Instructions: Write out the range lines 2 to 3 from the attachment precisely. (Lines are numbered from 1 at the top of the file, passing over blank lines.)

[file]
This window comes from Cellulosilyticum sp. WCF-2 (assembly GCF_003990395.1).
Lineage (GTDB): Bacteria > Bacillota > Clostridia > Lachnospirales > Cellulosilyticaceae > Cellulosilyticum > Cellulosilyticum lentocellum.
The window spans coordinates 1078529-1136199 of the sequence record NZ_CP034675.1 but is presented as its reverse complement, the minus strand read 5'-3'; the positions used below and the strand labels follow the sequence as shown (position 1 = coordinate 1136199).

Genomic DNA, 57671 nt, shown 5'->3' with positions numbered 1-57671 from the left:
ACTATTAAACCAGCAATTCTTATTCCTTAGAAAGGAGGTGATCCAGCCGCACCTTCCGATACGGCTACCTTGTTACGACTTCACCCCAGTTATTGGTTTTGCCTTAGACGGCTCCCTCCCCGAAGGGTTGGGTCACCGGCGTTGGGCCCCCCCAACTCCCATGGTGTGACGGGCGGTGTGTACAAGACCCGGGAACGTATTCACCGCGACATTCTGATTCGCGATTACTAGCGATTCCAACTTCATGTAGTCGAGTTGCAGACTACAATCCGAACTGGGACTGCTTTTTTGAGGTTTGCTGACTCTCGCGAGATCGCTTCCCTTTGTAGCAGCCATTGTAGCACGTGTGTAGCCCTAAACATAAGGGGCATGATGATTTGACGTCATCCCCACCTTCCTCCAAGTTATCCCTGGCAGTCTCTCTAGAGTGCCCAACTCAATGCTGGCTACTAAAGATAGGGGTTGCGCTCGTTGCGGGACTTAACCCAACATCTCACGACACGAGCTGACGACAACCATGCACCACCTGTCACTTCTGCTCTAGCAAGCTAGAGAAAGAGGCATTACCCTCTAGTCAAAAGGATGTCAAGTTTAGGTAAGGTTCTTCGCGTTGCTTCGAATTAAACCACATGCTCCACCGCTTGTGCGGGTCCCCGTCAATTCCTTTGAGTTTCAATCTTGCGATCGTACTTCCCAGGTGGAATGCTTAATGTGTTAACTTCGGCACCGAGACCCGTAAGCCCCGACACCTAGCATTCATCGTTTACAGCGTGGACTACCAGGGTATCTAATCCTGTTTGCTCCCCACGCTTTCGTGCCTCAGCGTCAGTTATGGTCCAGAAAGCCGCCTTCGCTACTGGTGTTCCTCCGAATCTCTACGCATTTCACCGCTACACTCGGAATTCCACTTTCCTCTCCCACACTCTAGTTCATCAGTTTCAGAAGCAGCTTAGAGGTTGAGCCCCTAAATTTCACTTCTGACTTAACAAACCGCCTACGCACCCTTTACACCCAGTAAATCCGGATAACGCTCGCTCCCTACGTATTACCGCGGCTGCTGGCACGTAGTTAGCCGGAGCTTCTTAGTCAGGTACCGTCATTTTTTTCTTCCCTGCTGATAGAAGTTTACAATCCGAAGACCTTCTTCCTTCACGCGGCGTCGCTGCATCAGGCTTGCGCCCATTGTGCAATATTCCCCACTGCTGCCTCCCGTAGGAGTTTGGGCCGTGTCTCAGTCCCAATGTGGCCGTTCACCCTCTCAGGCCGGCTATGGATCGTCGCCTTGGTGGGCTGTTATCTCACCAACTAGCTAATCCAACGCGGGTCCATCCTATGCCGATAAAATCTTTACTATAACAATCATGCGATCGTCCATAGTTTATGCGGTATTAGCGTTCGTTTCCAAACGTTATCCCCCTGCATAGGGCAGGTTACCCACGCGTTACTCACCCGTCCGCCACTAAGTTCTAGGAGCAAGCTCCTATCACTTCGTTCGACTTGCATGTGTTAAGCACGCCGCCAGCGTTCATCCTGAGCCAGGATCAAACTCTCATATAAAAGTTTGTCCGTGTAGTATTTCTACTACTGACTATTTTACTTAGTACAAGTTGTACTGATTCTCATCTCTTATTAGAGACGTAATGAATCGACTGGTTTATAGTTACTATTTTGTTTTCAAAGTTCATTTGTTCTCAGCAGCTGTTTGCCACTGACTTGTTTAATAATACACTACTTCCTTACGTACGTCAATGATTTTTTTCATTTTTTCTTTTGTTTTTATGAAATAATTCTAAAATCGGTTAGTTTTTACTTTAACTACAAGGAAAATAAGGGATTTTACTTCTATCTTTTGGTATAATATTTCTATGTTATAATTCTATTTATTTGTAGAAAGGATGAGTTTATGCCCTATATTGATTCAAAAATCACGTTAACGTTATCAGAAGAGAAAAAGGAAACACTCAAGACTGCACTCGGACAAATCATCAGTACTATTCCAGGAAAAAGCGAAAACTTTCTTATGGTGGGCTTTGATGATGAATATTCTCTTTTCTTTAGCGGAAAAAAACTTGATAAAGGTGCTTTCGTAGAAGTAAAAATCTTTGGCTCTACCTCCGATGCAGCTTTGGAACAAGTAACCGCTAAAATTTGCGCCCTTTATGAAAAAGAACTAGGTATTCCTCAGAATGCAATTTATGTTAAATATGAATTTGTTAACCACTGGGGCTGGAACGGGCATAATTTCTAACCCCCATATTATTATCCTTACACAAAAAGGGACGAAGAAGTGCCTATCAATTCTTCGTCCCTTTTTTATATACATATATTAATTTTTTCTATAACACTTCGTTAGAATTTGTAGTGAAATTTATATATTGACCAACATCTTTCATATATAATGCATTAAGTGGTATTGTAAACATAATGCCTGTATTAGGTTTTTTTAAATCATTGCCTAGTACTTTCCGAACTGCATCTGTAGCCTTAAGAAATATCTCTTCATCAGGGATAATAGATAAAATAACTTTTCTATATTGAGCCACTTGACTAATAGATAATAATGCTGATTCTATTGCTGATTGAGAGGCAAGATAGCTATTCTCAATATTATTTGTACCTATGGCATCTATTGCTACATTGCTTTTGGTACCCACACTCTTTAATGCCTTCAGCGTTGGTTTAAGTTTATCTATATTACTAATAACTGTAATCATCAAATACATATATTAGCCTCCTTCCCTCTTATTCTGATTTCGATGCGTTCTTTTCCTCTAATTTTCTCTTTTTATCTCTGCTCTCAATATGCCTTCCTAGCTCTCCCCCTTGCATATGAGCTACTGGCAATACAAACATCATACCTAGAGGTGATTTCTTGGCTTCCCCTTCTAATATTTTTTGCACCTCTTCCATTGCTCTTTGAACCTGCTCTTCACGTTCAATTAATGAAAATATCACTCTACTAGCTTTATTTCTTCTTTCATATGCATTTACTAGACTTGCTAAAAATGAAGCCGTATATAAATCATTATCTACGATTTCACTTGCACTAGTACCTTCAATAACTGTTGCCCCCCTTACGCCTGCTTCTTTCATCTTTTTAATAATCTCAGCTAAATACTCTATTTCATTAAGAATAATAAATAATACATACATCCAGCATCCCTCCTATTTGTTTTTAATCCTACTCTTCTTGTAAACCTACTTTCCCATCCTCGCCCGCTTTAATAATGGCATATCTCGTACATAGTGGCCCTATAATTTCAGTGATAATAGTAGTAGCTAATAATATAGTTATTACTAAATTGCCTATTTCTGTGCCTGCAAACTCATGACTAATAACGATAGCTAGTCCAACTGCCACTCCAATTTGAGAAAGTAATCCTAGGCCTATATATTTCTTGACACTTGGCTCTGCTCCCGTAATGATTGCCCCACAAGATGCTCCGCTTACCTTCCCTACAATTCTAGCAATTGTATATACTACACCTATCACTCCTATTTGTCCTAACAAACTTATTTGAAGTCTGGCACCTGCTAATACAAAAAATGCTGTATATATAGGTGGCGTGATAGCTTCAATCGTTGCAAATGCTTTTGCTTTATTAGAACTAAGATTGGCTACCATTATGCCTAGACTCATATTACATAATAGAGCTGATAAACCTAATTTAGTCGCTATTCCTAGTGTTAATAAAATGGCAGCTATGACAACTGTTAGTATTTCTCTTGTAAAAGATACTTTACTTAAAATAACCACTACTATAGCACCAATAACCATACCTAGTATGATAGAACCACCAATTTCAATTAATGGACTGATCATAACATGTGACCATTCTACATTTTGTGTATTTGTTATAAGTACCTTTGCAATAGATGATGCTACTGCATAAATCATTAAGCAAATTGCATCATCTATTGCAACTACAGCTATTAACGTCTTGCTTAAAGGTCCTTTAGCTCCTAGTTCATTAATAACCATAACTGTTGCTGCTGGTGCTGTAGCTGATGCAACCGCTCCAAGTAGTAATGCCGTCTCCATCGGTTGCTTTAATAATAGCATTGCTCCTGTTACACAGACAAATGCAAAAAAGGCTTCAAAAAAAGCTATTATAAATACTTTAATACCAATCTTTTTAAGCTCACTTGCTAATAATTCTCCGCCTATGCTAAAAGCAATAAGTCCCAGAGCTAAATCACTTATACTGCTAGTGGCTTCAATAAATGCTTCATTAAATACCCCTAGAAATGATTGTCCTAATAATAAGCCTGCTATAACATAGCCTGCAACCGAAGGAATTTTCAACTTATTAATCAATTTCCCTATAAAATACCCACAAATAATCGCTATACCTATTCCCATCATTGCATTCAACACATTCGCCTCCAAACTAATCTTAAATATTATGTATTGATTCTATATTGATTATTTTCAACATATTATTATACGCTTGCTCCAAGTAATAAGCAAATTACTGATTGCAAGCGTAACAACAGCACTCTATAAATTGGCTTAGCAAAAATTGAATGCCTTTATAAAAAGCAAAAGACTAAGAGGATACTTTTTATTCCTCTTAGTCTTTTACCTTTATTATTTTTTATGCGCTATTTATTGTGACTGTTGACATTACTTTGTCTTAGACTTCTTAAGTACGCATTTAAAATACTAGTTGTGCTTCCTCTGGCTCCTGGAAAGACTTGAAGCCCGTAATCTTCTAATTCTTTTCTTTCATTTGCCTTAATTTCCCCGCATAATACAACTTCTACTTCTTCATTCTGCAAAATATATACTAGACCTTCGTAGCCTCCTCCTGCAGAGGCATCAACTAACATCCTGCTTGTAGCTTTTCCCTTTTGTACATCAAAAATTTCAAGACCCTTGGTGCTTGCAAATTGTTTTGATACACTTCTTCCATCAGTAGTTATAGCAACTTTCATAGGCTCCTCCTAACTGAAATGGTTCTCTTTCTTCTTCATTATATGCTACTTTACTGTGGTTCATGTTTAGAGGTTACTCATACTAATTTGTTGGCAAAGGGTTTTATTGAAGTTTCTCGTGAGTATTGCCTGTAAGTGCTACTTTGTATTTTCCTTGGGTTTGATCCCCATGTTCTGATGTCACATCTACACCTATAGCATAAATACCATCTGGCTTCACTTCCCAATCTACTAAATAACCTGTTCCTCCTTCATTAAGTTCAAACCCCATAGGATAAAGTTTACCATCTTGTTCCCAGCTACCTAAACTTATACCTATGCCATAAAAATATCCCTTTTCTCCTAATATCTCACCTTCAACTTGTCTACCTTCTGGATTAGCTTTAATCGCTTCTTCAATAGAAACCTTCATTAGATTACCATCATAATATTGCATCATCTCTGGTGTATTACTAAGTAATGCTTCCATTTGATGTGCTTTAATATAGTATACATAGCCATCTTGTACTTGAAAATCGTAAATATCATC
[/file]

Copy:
Lineage (GTDB): Bacteria > Bacillota > Clostridia > Lachnospirales > Cellulosilyticaceae > Cellulosilyticum > Cellulosilyticum lentocellum.
The window spans coordinates 1078529-1136199 of the sequence record NZ_CP034675.1 but is presented as its reverse complement, the minus strand read 5'-3'; the positions used below and the strand labels follow the sequence as shown (position 1 = coordinate 1136199).